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Yes, there are treatment options available for pityriasis rosacea. However, they are not always necessary. In most cases, this rash will heal on its own, often within two months. However, many doctors recommend over-the-counter treatments and at-home remedies to help patients deal with itchy skin. This usually includes oatmeal baths, hydrocortisone (anti-itch) cream, and antihistamines, like Benadryl and Zyrtec. If you have pityriasis rosacea, be sure to moisturize the affected area often, either with lotion or bath oil. Look for products free of synthetic fragrance and alcohol. Additionally, avoid using drying soaps on affected body parts, and avoid hot showers, as these can cause pain and further itching.

For those with severe cases of Christmas Tree Rash, a doctor might recommend therapies to complement symptomatic treatment. Tor example, certain antiviral and antibiotic drugs may support faster healing. Some doctors prescribe phototherapy with UVB ultraviolet light. However, sunburn may worsen the appearance of pityriasis rosacea patches.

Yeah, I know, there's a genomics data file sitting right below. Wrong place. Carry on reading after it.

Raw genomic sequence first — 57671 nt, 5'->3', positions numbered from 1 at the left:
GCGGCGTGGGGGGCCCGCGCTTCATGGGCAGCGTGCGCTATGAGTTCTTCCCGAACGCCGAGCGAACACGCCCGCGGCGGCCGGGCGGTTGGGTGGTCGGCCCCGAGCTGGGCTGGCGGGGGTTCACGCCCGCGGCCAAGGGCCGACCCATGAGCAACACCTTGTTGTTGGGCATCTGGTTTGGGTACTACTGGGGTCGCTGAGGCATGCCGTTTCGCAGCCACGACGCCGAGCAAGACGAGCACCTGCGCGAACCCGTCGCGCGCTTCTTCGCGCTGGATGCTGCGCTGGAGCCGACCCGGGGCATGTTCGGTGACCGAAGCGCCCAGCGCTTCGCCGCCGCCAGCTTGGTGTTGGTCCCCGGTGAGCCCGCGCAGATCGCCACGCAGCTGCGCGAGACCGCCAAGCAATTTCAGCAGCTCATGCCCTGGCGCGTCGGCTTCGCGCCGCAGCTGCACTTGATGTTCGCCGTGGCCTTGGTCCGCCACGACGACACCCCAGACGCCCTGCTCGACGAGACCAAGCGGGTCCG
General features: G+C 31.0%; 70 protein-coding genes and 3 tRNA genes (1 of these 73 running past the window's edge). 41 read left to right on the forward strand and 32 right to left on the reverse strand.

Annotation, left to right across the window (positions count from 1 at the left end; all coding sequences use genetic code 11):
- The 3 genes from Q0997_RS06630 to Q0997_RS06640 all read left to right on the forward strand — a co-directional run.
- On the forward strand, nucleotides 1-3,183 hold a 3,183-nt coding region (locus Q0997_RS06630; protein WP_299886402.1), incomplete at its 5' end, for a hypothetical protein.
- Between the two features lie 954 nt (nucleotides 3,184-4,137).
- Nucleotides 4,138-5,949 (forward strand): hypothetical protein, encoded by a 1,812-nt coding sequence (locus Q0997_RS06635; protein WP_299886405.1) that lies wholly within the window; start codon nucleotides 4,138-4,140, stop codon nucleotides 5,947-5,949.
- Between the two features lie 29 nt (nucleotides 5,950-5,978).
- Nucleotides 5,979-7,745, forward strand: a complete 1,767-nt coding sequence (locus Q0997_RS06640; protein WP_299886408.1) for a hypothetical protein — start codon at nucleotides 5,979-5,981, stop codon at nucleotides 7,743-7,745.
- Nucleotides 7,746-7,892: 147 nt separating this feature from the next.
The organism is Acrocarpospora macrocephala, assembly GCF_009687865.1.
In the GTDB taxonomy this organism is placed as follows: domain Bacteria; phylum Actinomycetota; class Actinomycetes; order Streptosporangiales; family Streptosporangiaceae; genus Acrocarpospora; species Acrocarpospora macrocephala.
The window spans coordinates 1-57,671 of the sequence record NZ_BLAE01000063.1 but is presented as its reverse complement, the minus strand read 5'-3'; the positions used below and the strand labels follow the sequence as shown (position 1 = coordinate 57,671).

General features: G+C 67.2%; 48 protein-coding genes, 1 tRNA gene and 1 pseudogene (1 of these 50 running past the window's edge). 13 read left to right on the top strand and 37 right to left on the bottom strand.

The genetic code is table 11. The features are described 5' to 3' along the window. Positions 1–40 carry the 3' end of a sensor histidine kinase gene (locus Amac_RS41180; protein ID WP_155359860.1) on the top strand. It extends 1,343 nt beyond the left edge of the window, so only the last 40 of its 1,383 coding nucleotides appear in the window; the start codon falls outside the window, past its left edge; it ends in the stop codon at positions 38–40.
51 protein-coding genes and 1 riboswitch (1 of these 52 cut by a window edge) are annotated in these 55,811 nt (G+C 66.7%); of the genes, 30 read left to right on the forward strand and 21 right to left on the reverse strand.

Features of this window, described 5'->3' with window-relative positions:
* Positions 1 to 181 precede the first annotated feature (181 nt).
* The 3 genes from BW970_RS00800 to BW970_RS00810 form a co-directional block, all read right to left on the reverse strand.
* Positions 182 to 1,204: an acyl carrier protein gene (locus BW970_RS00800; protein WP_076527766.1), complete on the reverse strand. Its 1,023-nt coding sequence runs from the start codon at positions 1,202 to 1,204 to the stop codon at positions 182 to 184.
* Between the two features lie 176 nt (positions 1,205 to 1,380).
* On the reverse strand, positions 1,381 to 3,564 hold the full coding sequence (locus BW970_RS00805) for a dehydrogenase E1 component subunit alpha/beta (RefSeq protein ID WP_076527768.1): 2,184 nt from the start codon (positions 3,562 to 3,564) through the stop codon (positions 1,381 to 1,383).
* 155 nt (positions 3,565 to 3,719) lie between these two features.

There are few complications associate with pityriasis rosacea development and treatment. However, people with melanated skin may develop dark spots once the rash disappears. In most cases, these spots fade within several weeks. Additionally, Christmas Tree Rash in pregnant people has been linked to a great chance for premature delivery and miscarriage. If you are pregnant and have a rash that resembles pityriasis rosacea, see your doctor as soon as possible.

What is the outlook for people with pityriasis rosacea?

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Pityriasis rosacea is not a dangerous condition. Most rashes disappear within several weeks or months. Christmas Tree Rash does not often cause lasting problems. However, you should make an appointment with your primary care provider or dermatologist to rule out other, more harmful conditions. In some cases, people with darker skin may experience post-rash discoloration. This typically fades within several weeks.

Those with long-term rashes (3+ months) should schedule a follow-up appointment with a medical provider. This might be an indication that the initial diagnosis was incorrect. Additionally, pregnant people who develop Christmas Tree Rash, or similar conditions, should visit a doctor right away. A primary care provider or dermatologist can diagnose what type of rash you have. Then, you can discuss next steps.